Indra Odiņa, Inga Zeide


In 2006 the European Parliament and European Union Council has defined eight key competences for lifelong learning, necessary for personal fulfillment and development, active citizenship, social inclusion and employment. Since the economic crisis of 2008, the world is looking for new ways and methods to ensure the well-fare and reformulate the value of human life. Currently at EU level, one of the most important debates closely connected with the basic context of lifelong learning is on the dimensions of life quality.

The desk study deals with the qualitative content analysis of the documents of EU, OECD, data of the projects of Office of National Statistics in Latvia, the U.K. and Germany, research of Ruff (1995), Rath and Harter (2010), Layard (2005), Rohr (2014), etc. The dimensions of life quality in different sources and by different authors have been defined similarly indicating that the qualitative indicators are as important as the quantitative. It is clear that the quality of life cannot be measured only by quantitative indicators such as income or birth / mortality. This article discusses the theoretical aspects of such dimension of life quality as well-being in different sources, compares and analyses them in the Latvian context.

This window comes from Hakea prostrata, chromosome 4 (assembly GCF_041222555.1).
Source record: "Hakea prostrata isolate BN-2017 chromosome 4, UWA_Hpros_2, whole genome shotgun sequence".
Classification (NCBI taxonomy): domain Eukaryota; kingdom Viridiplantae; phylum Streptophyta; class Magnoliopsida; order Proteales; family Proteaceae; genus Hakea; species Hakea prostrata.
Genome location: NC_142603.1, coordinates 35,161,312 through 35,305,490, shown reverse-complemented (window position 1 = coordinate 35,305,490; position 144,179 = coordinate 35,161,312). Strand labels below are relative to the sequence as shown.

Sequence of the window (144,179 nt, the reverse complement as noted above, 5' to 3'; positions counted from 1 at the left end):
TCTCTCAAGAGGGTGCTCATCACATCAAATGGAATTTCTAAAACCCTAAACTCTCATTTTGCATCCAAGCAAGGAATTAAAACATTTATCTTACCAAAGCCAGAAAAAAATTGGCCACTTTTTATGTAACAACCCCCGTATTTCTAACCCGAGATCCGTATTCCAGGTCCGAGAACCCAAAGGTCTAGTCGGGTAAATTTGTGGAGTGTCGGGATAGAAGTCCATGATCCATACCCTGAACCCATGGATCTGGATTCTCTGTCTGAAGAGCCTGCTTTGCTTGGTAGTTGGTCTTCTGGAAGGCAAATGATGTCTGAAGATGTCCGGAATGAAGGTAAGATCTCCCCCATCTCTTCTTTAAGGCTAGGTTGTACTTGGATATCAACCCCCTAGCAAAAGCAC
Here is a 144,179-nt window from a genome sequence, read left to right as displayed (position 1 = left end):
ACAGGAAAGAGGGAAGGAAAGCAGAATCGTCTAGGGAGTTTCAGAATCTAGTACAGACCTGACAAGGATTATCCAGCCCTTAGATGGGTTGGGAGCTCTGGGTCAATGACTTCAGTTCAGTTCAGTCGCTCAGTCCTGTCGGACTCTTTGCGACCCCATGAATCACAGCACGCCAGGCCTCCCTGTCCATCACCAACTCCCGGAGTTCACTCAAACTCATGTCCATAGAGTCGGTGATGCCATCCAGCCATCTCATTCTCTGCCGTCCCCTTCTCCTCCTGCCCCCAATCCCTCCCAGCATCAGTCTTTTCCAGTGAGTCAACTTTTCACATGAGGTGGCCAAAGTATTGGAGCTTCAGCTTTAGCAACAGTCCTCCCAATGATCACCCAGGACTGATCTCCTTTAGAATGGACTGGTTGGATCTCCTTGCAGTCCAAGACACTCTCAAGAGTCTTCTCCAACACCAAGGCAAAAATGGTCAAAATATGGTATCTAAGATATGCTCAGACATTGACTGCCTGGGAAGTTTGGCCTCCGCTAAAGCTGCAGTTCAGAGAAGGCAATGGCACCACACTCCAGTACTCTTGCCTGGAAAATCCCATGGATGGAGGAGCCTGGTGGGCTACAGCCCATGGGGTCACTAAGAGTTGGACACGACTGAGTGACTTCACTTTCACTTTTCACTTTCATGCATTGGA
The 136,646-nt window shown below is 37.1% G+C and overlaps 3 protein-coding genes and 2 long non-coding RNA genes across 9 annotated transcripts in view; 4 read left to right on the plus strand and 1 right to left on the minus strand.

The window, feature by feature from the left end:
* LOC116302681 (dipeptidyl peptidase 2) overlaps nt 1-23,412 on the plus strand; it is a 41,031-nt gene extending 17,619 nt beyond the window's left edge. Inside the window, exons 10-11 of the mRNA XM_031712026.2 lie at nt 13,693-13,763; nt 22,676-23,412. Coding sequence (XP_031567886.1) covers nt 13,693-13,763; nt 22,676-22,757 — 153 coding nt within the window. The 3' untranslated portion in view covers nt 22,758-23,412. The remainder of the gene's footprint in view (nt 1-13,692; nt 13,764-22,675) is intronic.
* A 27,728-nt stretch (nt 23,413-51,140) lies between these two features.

lifelong learning; life quality; well-being

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